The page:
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Preview: 2024 BMX Racing World Cup gets underway this weekend in Rotorua, NZ

Before the UCI BMX Racing roadshow comes to Australia in just over two weeks, the 2024 international BMX season gets underway this weekend, with the opening rounds of the World Cup taking place in Rotorua, New Zealand.

Here’s a snapshot of what to expect from New Zealand this weekend, and what it means in the context of a big year for BMX Racing.

Riders to watch

Nearly 40 Australian riders have made the journey across the ditch to take on the best in the world. In the elite women category, Aussie hopes will be pinned on Saya Sakakibara (Southlake-Illawarra BMX) and Lauren Reynolds (Bunbury BMX), while junior world championship silver medallist Sienna Pal (Terrigal BMX) will also ride at the elite level for the first time in international competition alongside veteran Erin Lockwood (Nerang BMX).

Sakakibara is defending World Cup champion, while Reynolds finished 11th in the overall standings last year and has continued to podium in the USA BMX Pro Series at the start of 2024. Getting the season off on the right foot for both riders will be critical to Australia’s representation at the Olympic Games.

Australia will have strong compliment of riders in the under-23 women, with national Superclass champion Bella May (Frankston BMX) and Oceania Junior silver medallist Teya Rufus (Maryborough BMX) all making the step up from juniors.

In the elite men, Izaac Kennedy (Nerang BMX) makes his return to competitive racing after rupturing his ACL last July. Kennedy will be well supported by current and former national champions Bodi Turner (Maroondah BMX Club), Max Cairns (Park Orchard BMX), and Jack Davis (Tamworth BMX) to name a few in the category. Another rider to keep an eye on will be New Zealand star Rico Bearman, making the move up to elites after winning the U23 World Cup last year.

Riders to watch is a who’s who of Australia’s up-and-coming talent in the under-23 men, including Josh Jolly (Ballarat-Sebastopol Cycling Club), AJ Donald (Hawkesbury Hornets BMX), Jesse Asmus (Nerang BMX), Noah Elton (San Remo BMX), Tom Tucker (Pine Rivers BMX), and Joel Marsh (Happy Valley BMX).

Why it’s important

With the New Zealand and Australian rounds of the 2024 World Cup just a fortnight apart, many international riders have made the journey down under to compete at both events. This ensures a strong field for both events and highly competitive racing for spectators.

After the UCI cancelled rounds 7 and 8 of the World Cup in Papendal earlier this year, each of the remaining six rounds take on added importance. Strong performances in the New Zealand and Australian legs will put a rider in a very strong position in the overall World Cup standings.

While the honour of winning a round of the 2024 World Cup is on offer, Rotorua will also be a form guide for Brisbane, with the riders showing a strong performance in New Zealand expected to feature at Brisbane SX on February 24-25.

Olympic considerations

World Cup rounds always take on added significance in an Olympic year. Only 24 quota positions per gender are on offer for the Olympics, and while some quota positions are decided by results at the 2023 and 2024 UCI World Championships, most quota positions are determined via international ranking points earned at events like the World Cups, adding huge weight to their importance.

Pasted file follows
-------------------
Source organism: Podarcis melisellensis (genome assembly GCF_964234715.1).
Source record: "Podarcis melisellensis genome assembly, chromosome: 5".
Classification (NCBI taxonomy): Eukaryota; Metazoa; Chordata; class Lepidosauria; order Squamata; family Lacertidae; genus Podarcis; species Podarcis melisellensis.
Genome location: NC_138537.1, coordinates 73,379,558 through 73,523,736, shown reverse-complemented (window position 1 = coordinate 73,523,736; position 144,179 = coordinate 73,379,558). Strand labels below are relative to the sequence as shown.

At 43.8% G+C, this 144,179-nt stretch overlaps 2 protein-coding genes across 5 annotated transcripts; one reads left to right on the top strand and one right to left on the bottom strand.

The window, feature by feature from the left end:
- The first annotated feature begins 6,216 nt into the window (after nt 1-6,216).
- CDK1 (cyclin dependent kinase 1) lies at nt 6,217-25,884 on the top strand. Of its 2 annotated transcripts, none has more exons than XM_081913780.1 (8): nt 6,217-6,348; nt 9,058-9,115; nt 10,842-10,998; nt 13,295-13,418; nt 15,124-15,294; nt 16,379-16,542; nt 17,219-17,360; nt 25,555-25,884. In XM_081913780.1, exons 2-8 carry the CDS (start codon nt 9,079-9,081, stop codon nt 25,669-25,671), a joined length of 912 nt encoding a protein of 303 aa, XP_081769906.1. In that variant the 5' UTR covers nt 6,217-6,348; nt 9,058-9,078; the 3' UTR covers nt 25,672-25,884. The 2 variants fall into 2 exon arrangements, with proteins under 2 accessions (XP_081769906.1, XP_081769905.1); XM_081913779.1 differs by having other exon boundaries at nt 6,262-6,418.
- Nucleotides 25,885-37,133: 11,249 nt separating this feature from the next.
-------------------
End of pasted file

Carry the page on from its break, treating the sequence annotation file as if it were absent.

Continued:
The Games qualification period runs until June 4 this year.Nations ranked in the top two internationally at that date will be eligible to send three riders for each gender. That number drops down to two riders for countries ranked 3-5, while countries ranked 6-10 can send one rider. Australia is currently ranked 8th in the Elite Men category and 5th in Elite Women, but the Olympic qualification takes into consideration both Elite and U23 rankings, complicating calculations.

Rider Quotes

Sienna Pal (Terrigal BMX)I am feeling very comfortable and confident on my bike, especially after a solid training block which I haven’t had in a while after dealing with many injuries last year. Rotorua will be my first ever World Cup, so I'm very excited to start the year with a new experience.

Racing at Rotorua last year for the Oceania’s has definitely put a few key elements and learning points in the back pocket that I wouldn’t have discovered from just training. The track is definitely more SX style with the bigger first straight, so being able to get backside on those jumps is a big advantage. The rest of the track flows well on the women’s side so should make some good fast racing.

Bodi Turner (Maroondah BMX Club)

Coming into 2024, this is a huge year for us with Olympic qualifications on the line. I am confident in my preparation and am excited to kick off these world cups on relatively close to home, and on quite familiar tracks!

I do believe it is an advantage having raced Rotorua last year and to have had plenty of practice on the track. I was in great form for Oceania's and believe I can be riding even better this year. Rotorua is challenging; it's a technical track that demands a lot from you. I think if I can be in a great position in turn one, it will be difficult to be passed around the track. So I will be doing everything it takes to get a great start.

Get your tickets for the Brisbane rounds of the UCI BMX World Cup from 24-25 Feb

How to watch

UCI Event Hub, including schedules and rider entry lists:

Event information

Photos: UCI


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